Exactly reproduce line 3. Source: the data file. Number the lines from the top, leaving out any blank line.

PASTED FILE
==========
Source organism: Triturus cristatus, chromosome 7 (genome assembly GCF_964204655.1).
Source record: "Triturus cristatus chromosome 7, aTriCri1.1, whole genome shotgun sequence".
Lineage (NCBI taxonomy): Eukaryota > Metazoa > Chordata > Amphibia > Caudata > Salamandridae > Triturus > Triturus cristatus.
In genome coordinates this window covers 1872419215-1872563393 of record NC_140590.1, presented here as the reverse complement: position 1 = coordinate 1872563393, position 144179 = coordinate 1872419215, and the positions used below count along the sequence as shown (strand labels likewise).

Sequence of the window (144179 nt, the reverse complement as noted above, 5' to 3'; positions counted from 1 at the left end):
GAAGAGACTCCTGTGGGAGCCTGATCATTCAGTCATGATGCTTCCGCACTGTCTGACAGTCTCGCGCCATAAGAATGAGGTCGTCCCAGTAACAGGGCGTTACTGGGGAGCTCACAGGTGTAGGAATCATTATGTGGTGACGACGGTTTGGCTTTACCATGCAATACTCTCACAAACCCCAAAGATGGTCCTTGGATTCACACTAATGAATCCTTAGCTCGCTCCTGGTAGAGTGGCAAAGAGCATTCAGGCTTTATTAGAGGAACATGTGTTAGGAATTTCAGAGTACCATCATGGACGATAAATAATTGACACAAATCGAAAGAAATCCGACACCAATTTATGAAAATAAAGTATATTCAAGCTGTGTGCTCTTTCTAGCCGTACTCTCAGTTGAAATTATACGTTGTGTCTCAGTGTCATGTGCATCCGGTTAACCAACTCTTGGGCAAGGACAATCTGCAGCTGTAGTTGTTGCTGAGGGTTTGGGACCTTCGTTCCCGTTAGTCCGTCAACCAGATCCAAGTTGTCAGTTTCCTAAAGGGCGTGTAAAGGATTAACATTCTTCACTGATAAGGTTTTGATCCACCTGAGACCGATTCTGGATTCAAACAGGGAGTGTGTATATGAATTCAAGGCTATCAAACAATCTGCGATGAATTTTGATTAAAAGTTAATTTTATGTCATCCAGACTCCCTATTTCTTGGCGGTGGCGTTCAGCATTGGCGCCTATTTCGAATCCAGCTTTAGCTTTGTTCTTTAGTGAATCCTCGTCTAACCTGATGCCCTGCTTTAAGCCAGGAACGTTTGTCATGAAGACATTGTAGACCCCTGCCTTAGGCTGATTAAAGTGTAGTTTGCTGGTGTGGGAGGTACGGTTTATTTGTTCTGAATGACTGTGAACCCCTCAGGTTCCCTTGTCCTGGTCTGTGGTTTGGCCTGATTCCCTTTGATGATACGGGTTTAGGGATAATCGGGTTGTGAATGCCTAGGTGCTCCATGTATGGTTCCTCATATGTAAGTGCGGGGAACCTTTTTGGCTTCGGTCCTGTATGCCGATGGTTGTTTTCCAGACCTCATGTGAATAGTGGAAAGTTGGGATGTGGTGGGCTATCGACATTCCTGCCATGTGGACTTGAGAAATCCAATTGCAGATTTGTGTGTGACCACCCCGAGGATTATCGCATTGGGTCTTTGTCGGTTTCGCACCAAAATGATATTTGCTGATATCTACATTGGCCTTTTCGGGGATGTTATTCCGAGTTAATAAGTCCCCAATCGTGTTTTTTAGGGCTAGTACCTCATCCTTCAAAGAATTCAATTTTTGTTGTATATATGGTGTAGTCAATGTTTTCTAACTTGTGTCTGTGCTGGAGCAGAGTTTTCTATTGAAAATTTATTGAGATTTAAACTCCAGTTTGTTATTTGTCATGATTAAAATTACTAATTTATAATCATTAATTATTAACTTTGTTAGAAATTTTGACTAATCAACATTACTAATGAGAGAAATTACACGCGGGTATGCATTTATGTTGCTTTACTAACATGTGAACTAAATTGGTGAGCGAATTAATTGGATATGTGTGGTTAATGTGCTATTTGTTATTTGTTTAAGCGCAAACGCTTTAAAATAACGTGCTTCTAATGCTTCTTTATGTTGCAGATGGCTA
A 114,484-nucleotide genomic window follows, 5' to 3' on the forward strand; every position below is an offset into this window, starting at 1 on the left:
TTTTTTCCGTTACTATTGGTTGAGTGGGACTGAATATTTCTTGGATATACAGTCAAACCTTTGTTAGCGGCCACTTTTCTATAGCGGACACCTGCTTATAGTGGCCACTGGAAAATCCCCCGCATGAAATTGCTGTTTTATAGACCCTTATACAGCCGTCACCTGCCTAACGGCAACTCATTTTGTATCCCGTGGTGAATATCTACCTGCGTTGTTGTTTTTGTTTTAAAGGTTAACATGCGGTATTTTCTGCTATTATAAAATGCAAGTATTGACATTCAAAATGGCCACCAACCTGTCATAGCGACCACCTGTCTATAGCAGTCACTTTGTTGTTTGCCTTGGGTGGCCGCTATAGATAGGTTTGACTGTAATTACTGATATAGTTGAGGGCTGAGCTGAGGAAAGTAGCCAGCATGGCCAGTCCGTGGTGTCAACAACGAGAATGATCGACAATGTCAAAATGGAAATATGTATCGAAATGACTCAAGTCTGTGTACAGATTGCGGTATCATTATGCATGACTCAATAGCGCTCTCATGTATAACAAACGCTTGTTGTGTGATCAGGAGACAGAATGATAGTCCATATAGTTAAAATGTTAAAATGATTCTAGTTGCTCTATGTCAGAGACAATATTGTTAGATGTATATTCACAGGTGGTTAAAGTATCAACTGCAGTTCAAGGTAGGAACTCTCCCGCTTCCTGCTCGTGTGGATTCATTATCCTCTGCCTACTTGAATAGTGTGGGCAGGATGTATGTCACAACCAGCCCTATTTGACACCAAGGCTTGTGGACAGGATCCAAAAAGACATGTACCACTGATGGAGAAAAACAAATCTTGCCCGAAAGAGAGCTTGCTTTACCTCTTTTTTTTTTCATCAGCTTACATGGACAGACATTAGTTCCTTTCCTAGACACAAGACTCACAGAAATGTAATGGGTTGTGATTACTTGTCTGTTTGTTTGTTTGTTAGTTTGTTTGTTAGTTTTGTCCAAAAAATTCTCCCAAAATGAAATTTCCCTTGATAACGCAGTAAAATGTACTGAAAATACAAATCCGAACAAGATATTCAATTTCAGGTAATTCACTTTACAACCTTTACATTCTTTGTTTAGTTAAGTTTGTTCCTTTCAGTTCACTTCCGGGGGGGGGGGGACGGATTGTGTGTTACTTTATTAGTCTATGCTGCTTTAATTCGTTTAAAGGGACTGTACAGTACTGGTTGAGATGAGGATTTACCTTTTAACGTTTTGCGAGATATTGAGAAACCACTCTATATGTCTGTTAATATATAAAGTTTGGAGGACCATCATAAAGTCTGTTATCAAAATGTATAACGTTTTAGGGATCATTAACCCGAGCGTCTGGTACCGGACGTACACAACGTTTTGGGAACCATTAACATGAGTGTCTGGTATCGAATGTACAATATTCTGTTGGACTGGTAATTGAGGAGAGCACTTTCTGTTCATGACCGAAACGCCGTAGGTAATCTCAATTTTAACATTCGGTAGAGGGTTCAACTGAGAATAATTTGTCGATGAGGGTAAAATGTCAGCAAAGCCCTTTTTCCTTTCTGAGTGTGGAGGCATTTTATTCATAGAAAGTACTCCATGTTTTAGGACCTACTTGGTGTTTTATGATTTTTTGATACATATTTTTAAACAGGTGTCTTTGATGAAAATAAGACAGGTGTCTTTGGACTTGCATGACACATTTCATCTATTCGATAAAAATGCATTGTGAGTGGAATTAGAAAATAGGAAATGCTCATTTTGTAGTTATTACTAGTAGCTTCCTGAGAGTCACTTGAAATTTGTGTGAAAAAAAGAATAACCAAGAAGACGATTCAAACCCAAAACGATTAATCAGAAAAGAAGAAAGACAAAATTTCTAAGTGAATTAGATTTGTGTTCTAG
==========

Lineage (NCBI taxonomy): Eukaryota > Metazoa > Chordata > Amphibia > Caudata > Salamandridae > Triturus > Triturus cristatus.